PC (reviewed)/Mac/Xbox One - Terrible Toybox - £14.99

Adventure games come in two flavours: old school point and click (Monkey Island, Sam and Max, Day of the Tentacle), and newer, more cinematic narrative-based games like The Walking Dead, or A Wolf Among Us. Thimbleweed Park is firmly in the former category: a pixelated, back to its roots game that doesn’t so much reference the past glories of the genre as climb inside its twitching carcass and wiggle about like a dancing dragon on Chinese New Year.

There’s a reason for this. The game is the product of Ron Gilbert and Gary Winnick, two veterans of the industry who cut their teeth creating timeless adventure games in the glory days of LucasArts. Games like Maniac Mansion and Monkey Island are, to many, the pinnacle of classic point and click titles, and it’s no accident that Gilbert and Winnick were heavily involved in both of these, as well as many others. 

Despite the decline in popularity of the genre, there’s obviously still an appetite out there, as Thimbleweed Park’s 15,000 plus Kickstarter backers can attest. So, will they be happy? You betcha.

The game opens in 1987 with the suspicious murder in the town of Thimbleweed Park, and two FBI agents (with more than a passing resemblance to a certain X-Files duo) are brought in to investigate. Straight away it’s clear something is up. The town’s sheriff is evasive, as is the remarkably similar looking coroner, and it’s hard to get a straight answer from anyone. You play through several flashbacks of various characters, and slowly piece together the story of the town and its odd inhabitants.


The gameplay is classic point and click. Before doing anything you need to select the appropriate verb (give, open, talk etc) and then the item or person. The interface will be instantly familiar to anyone who’s played these sorts of titles before, but for newcomers it will probably seem laborious. The developers seems conscious that they risk alienating the uninitiated, and throw players a bone with a ‘casual mode’, that makes the game easier, simplifying some of the more convoluted puzzles, or removing them altogether.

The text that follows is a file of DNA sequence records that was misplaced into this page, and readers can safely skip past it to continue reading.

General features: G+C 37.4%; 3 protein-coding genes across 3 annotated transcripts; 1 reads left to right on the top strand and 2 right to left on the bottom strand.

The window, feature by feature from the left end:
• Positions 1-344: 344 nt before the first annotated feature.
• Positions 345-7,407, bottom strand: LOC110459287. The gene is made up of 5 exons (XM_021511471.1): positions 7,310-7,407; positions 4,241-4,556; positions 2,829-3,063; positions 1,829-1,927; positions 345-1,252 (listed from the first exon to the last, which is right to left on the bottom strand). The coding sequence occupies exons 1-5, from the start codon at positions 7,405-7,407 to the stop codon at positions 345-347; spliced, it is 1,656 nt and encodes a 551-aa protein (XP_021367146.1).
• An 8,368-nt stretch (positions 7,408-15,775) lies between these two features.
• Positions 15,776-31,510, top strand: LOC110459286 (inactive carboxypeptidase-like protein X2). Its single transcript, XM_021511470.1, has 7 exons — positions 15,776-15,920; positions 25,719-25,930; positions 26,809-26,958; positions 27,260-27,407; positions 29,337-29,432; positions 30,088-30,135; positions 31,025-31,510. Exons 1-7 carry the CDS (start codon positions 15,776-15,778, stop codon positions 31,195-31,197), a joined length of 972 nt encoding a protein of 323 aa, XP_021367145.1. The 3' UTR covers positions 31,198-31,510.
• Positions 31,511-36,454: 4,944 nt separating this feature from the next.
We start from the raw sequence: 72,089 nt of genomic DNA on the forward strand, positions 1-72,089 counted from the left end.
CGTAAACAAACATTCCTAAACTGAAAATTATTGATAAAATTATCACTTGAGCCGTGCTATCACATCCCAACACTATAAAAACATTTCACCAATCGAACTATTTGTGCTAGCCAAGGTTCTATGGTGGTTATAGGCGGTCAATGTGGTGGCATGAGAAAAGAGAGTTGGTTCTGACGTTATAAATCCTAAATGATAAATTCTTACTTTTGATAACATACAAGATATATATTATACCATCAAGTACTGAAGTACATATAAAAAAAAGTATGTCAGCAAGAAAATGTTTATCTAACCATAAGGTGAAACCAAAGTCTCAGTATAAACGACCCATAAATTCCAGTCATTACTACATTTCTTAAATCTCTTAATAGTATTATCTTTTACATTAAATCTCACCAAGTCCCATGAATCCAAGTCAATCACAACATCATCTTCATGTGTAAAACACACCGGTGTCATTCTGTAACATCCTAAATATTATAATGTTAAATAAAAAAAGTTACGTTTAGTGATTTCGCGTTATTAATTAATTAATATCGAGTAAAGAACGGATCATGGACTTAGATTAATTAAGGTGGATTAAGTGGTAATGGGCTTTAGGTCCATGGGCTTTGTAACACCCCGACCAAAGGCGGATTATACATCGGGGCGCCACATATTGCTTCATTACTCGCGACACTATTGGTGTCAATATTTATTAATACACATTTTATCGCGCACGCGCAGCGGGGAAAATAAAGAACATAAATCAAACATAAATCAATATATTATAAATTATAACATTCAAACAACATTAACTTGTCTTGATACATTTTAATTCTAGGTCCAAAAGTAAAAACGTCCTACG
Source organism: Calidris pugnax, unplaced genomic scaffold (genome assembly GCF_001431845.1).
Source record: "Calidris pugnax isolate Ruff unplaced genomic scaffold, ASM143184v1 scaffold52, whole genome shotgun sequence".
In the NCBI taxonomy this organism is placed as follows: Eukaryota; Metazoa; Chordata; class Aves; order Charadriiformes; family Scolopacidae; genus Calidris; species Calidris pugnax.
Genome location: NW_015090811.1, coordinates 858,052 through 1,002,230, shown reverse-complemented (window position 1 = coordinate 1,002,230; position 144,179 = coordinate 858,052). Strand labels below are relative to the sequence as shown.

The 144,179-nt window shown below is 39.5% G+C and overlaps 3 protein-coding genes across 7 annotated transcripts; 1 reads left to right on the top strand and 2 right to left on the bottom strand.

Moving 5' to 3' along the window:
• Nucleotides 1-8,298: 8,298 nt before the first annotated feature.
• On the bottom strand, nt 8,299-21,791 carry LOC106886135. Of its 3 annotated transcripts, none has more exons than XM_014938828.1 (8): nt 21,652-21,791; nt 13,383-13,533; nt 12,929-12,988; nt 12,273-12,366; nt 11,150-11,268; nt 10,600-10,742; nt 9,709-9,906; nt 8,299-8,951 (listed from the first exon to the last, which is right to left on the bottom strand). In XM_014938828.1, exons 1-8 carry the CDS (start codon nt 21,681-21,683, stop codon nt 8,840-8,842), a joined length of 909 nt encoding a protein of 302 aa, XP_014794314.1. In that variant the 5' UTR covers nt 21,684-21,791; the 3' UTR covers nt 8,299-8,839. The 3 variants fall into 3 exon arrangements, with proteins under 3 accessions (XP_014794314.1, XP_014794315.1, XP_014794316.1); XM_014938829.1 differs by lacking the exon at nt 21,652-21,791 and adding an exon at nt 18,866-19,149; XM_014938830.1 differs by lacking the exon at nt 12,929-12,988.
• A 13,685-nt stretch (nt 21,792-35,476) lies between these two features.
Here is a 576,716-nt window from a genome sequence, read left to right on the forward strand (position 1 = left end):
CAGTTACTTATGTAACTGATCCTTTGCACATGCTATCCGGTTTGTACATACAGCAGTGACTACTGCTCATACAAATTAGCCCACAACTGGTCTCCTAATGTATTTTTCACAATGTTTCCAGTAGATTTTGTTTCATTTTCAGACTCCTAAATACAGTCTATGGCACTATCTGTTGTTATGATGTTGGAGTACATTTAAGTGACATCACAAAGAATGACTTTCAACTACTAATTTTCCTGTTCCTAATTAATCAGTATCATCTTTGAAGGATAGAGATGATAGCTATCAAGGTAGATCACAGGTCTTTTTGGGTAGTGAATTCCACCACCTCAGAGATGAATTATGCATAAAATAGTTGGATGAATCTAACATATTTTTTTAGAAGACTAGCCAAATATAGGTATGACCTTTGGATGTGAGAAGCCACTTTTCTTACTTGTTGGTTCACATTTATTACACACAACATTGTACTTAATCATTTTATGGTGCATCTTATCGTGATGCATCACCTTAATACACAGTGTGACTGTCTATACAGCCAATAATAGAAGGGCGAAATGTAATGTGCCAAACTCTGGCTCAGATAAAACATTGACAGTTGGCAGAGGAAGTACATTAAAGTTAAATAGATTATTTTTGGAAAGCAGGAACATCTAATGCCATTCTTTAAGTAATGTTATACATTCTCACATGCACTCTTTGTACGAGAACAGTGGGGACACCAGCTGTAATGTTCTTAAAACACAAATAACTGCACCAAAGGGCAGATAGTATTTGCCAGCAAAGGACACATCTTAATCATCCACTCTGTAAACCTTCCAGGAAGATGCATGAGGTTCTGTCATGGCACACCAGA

It’s a nice gesture, and although none of the puzzles devolve into anything too obscure, there are plenty of moments on the ‘hard’ setting that would have laptops flung across the room in sheer frustration for those that didn’t cut their teeth on the classics. Overall, the game brilliantly balances its difficulty to offer a decent challenge, but still remains fun. 

The switching between characters and their various tasks means that when you get stuck (and you will), you can take a break and follow someone else for a bit. When you come back to whatever stumped you, the answer is usually painfully clear. I spent a good hour trying to get past a staircase early on in the game, using every single combination of items, only for the (deceptively simple) answer to hit me later on in the day after some serious mulling. It's the sense of achievement that is unique to adventure games.

Many of the LucasArts games were notorious for their wry sense of humour and fourth wall breaking, and Thimbleweed Park is no exception. The jokes come thick and fast, and while they don’t all hit, the sheer wealth of the material means you’re not waiting too long before a line gets a laugh. A lot of the humour is referential (there’s a whole sub-plot about getting a job as a game developer at ‘MmucasFlem Games’), and chances are that new players will miss out on a fair chunk of the gags. For seasoned players though, the game offers a continuous nostalgic embrace, as it mischievously slaps a ‘Kick Me’ sign on your back.

The cast of characters is wide and varied, with several standouts (most notably the foul-mouthed Ransome the Clown, affected by a curse that means he can’t remove his make-up), but none of them hit the peaks of the genre, and the two main protagonists, FBI agents Ray and Reyes, are the most vanilla of the lot, feeling like simple conduits for the player. It seems a petty complaint, but with the rest of the game so brilliantly hitting all the right notes, the lack of truly iconic characters is notable. 

For anyone with an interest in point and click adventure games, Thimbleweed Park is a must. It easily holds its own alongside the classics of the genre, and feels like a time capsule from a golden era in gaming. For newer players without any frame of reference, it’s a much tougher sell. Arguably, the game isn’t made with them in mind, and although the casual mode makes concessions, at its core it’s still a very traditional game that won’t appeal to everyone. These people have my utmost sympathy, because they’re really missing out.